2012 New History
P. O. Box 1-44, Nankang, Taipei 11529, Taiwan, R. O. C.
02-2782-9555 # 226

Using Law and Classical Chinese Texts on Rites to Research Society: The Development of Dr. Tao Xisheng’s Research on Chinese Social History

Kuan-chung Huang

Institute of History and Philology, Academia Sinica

Dr. Tao Xisheng was one of the few historical figures of modern China who deserves to be called an expert in various fields: He was not only a historian, jurist, political commentator, strategist, China expert, and a scholar of Communist theory, but also a statesman who served as an advisor in high political circles. This article attempts to provide a comprehensive account of Dr. Tao’s scholarship by examining his autobiography, scholarly works, as well as memoirs and recollections. The goal is to discuss Dr. Tao from the vantage point of his contributions to the development of modern Chinese scholarship, as well as his pioneering achievements in the field of Chinese social history.

During his early youth, Dr. Tao delved into the Chinese classics. Extensive readings in the social sciences and his study of English and Japanese works on this subject broadened his vision, and established a solid academic foundation marked by both breadth and expertise. In his later life, Dr. Tao dedicated himself to social and political reconstruction. While exploring the development of Chinese society and the origins of China’s modern predicament, Dr. Tao established a theoretical basis for revolution in China, thereby evoking the famous debate on Chinese social history.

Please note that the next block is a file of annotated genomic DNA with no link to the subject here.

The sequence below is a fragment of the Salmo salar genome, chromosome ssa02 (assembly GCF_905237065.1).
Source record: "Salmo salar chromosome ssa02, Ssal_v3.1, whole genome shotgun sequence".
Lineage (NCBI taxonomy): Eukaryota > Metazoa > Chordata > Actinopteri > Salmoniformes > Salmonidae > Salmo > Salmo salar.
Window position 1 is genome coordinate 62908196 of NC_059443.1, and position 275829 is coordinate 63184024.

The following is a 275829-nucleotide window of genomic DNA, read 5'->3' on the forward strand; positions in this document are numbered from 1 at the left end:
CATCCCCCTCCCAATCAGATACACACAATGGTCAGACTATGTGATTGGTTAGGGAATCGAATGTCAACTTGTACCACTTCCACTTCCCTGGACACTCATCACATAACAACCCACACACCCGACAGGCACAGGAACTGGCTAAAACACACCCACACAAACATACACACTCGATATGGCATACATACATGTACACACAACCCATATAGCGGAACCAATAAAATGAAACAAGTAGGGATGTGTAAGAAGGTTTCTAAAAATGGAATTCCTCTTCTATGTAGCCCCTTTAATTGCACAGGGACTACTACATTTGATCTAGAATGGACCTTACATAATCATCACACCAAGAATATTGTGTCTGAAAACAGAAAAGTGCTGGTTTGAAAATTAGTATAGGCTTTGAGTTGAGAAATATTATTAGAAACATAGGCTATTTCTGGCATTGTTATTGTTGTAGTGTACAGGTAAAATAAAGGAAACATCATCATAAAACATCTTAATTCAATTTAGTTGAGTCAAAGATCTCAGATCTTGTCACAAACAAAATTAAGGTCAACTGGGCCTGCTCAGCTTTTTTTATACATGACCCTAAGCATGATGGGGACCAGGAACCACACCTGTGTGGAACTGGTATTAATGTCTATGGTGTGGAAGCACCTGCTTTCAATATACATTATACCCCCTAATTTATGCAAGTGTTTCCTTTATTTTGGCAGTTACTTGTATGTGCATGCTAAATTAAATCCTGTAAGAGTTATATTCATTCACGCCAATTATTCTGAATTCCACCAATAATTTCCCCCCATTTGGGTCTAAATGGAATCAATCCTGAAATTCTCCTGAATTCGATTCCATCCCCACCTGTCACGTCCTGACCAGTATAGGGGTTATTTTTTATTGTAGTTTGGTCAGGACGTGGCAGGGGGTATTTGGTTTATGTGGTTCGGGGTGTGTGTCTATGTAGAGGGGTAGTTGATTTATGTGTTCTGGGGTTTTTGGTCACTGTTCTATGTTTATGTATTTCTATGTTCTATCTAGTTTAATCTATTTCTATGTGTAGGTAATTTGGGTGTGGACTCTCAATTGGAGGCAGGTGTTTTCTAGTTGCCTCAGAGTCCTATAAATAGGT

Through the debate, Dr. Tao realized that only a firm understanding of historical facts could serve as a basis for scholarship on Chinese social history. Thus, he not only devoted himself to teaching Chinese political and social history at various universities, but also founded a semi-monthly journal entitled Shihuo (食貨), which mainly served as a scholarly forum for research on the social and economic history of China. Furthermore, Dr. Tao also established a small research centre for the study of Chinese economic history. This team emphasized the meticulous and organized study of historical materials and argued that only such concrete materials could serve as the point of departure for raising questions and proposing theories. Furthermore, this approach clearly signified that research on Chinese social history had turned away from revolutionary sloganeering to scholarly investigations of Chinese social history.

In his later years, Dr. Tao returned to scholarship, and re-established Shihuo which had a considerable influence on later generations of historians in Taiwan. In his own research, Dr. Tao established a comprehensive analytical framework for understanding the development of Chinese social history. Dr. Tao’s academic development and his pioneering work in the field of Chinese social and economic history point to the importance among scholars of both broad knowledge and expertise. Such an approach assures that Chinese social history retains a concrete foundation and pioneering spirit, rather than merely offering theoretical propositions based on vague impressions.


Keywords: Tao Xisheng, Shihuo semimonthly, debate on Chinese social history, Research Centre of Chinese Economic History, Shihuo monthly, Chinese social history